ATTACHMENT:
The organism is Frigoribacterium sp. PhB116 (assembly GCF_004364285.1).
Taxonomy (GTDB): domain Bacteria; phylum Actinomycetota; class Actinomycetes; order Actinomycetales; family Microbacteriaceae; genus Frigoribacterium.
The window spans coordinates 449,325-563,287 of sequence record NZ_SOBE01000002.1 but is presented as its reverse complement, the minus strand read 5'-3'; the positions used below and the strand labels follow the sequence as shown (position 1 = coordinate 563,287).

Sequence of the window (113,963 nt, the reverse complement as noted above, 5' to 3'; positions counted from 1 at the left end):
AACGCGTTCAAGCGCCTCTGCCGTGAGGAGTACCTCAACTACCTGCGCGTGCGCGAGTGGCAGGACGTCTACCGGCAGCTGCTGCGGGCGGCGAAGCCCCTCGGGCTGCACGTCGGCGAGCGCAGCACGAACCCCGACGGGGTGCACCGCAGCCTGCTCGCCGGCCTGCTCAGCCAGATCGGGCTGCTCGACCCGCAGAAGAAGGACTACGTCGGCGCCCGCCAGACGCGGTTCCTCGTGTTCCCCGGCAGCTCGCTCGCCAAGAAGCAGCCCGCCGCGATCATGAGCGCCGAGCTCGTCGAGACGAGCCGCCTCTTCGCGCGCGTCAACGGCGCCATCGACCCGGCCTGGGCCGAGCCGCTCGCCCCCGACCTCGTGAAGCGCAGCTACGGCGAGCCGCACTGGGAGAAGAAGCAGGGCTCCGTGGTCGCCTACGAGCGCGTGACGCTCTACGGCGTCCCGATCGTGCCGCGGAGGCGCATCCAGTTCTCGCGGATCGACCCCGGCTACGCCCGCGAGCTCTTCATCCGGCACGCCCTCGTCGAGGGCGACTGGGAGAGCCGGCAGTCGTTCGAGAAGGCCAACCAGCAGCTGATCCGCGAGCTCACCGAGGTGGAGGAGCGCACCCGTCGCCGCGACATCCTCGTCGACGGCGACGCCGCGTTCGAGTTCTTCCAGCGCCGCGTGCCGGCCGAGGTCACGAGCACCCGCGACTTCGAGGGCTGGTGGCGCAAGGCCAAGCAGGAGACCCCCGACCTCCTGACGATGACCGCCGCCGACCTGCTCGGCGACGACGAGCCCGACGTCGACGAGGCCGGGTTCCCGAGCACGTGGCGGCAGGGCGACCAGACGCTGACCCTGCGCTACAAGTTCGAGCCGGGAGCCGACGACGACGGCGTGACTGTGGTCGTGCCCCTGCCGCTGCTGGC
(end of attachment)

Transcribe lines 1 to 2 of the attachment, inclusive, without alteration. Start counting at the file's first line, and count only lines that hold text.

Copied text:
The organism is Frigoribacterium sp. PhB116 (assembly GCF_004364285.1).
Taxonomy (GTDB): domain Bacteria; phylum Actinomycetota; class Actinomycetes; order Actinomycetales; family Microbacteriaceae; genus Frigoribacterium.